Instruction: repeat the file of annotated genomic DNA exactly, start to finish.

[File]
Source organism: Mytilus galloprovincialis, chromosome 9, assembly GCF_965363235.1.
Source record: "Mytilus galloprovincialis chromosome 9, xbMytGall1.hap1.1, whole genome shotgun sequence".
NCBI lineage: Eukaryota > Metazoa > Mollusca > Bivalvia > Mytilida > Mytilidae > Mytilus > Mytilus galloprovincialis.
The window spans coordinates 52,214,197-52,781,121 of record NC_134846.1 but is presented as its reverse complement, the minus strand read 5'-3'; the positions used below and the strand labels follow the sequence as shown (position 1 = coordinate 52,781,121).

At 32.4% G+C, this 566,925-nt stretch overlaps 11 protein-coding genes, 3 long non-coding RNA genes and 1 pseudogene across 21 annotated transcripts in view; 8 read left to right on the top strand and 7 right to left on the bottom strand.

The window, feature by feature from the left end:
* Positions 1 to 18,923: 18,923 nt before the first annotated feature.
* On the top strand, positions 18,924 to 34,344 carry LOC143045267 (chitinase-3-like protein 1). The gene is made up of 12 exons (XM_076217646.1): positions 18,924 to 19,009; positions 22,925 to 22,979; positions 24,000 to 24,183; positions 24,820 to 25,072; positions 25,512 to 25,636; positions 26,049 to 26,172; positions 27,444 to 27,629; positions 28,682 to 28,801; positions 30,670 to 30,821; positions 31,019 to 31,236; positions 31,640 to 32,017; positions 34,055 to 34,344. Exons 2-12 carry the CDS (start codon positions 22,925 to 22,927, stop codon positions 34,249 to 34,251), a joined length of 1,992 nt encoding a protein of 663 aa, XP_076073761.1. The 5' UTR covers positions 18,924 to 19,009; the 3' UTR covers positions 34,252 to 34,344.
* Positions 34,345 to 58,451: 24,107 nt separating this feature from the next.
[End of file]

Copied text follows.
Source organism: Mytilus galloprovincialis, chromosome 9, assembly GCF_965363235.1.
Source record: "Mytilus galloprovincialis chromosome 9, xbMytGall1.hap1.1, whole genome shotgun sequence".
NCBI lineage: Eukaryota > Metazoa > Mollusca > Bivalvia > Mytilida > Mytilidae > Mytilus > Mytilus galloprovincialis.
The window spans coordinates 52,214,197-52,781,121 of record NC_134846.1 but is presented as its reverse complement, the minus strand read 5'-3'; the positions used below and the strand labels follow the sequence as shown (position 1 = coordinate 52,781,121).

At 32.4% G+C, this 566,925-nt stretch overlaps 11 protein-coding genes, 3 long non-coding RNA genes and 1 pseudogene across 21 annotated transcripts in view; 8 read left to right on the top strand and 7 right to left on the bottom strand.

The window, feature by feature from the left end:
* Positions 1 to 18,923: 18,923 nt before the first annotated feature.
* On the top strand, positions 18,924 to 34,344 carry LOC143045267 (chitinase-3-like protein 1). The gene is made up of 12 exons (XM_076217646.1): positions 18,924 to 19,009; positions 22,925 to 22,979; positions 24,000 to 24,183; positions 24,820 to 25,072; positions 25,512 to 25,636; positions 26,049 to 26,172; positions 27,444 to 27,629; positions 28,682 to 28,801; positions 30,670 to 30,821; positions 31,019 to 31,236; positions 31,640 to 32,017; positions 34,055 to 34,344. Exons 2-12 carry the CDS (start codon positions 22,925 to 22,927, stop codon positions 34,249 to 34,251), a joined length of 1,992 nt encoding a protein of 663 aa, XP_076073761.1. The 5' UTR covers positions 18,924 to 19,009; the 3' UTR covers positions 34,252 to 34,344.
* Positions 34,345 to 58,451: 24,107 nt separating this feature from the next.